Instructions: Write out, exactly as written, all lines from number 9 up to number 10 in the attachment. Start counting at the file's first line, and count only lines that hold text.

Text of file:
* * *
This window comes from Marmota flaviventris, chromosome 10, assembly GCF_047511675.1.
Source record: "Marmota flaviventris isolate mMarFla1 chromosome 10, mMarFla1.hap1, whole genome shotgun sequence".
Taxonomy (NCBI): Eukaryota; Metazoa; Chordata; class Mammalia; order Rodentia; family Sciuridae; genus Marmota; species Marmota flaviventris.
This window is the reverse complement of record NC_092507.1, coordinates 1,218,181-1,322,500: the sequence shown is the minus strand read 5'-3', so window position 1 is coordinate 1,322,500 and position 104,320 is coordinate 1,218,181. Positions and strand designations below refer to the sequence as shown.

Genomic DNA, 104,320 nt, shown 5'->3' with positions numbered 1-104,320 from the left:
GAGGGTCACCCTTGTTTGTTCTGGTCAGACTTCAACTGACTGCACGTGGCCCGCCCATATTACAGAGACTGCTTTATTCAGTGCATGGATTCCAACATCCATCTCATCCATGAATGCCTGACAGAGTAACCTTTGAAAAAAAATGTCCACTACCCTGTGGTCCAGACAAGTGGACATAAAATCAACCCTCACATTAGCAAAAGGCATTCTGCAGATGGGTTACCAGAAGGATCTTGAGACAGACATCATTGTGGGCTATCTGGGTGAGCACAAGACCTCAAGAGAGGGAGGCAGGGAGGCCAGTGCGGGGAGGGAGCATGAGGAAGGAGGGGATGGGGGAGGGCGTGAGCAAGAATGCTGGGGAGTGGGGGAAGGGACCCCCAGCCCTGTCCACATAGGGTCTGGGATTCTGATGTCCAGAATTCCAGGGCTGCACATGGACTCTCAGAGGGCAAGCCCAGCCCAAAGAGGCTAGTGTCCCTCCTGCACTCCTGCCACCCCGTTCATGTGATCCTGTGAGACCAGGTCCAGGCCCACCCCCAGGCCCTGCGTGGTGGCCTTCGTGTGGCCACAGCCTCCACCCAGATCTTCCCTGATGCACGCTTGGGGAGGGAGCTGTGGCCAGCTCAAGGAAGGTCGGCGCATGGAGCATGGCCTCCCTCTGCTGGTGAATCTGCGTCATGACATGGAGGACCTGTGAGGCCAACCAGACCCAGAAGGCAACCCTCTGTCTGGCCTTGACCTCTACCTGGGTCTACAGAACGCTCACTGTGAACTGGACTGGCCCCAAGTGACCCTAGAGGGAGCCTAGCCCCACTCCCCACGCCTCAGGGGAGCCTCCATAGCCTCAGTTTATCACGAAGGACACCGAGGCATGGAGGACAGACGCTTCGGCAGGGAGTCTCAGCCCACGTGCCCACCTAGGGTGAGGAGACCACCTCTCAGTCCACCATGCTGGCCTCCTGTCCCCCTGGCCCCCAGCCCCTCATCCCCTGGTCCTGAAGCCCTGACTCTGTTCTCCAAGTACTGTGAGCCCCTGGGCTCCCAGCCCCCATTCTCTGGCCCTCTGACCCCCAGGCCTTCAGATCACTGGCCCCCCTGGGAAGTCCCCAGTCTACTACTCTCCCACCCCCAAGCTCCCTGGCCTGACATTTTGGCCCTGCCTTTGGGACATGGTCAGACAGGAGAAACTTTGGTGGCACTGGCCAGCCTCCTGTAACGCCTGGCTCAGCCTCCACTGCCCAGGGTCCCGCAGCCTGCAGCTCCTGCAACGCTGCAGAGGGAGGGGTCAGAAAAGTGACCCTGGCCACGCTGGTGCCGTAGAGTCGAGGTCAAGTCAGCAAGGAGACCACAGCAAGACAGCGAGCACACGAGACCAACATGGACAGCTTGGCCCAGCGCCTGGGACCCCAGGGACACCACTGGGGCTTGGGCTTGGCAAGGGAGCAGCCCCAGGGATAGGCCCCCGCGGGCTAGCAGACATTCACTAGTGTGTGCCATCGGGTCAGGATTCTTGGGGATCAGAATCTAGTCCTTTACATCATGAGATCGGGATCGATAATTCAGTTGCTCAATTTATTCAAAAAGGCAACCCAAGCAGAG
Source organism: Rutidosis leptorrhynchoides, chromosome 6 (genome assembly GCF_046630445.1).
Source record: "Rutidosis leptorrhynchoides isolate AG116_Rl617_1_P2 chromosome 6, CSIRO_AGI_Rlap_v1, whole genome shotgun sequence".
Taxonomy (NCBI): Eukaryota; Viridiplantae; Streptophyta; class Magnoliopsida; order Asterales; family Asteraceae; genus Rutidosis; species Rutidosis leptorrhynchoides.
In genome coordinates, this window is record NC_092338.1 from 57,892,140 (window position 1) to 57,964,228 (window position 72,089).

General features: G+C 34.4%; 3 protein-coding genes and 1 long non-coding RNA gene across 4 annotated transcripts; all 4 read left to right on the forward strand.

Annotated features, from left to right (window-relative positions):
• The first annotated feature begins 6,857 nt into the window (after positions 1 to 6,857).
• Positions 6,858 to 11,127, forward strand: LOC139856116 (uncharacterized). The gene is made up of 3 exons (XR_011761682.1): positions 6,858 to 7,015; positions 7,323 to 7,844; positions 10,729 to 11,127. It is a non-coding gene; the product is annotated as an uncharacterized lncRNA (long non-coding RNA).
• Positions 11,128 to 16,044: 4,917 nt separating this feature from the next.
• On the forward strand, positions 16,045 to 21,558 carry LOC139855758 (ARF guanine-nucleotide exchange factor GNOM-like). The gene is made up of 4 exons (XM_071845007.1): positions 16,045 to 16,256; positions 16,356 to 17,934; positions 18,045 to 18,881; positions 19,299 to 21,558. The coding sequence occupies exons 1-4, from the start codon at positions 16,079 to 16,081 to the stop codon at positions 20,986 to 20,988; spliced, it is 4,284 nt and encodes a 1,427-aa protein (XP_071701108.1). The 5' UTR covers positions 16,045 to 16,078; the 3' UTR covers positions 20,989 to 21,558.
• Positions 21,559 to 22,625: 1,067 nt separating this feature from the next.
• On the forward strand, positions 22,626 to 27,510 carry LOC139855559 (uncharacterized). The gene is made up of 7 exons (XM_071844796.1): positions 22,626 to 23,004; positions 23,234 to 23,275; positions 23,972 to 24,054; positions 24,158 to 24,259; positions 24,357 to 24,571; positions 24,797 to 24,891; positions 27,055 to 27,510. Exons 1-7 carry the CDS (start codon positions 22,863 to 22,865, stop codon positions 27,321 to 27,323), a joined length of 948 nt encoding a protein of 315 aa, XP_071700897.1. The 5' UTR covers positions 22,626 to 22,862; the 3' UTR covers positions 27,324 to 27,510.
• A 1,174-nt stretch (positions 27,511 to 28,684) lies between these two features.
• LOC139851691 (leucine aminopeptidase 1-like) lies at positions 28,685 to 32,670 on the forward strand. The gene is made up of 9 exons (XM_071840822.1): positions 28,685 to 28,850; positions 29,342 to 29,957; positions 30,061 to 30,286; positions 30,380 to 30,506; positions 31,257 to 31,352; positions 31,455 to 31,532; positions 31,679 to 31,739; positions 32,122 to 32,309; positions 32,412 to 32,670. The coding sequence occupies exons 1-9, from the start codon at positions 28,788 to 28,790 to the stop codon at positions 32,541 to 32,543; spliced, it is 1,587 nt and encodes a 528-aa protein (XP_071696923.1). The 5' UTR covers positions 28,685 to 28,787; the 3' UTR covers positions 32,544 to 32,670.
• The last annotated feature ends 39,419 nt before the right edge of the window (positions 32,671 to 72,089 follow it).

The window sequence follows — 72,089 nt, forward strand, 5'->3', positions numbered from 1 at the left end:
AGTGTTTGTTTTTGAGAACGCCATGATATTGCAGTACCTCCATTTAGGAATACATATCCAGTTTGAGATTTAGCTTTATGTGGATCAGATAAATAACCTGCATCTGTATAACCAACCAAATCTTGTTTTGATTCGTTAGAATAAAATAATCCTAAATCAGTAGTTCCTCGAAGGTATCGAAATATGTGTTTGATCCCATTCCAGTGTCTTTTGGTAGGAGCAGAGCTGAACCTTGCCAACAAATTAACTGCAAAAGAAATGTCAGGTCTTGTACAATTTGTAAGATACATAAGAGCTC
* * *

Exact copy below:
Taxonomy (NCBI): Eukaryota; Viridiplantae; Streptophyta; class Magnoliopsida; order Asterales; family Asteraceae; genus Rutidosis; species Rutidosis leptorrhynchoides.
In genome coordinates, this window is record NC_092338.1 from 57,892,140 (window position 1) to 57,964,228 (window position 72,089).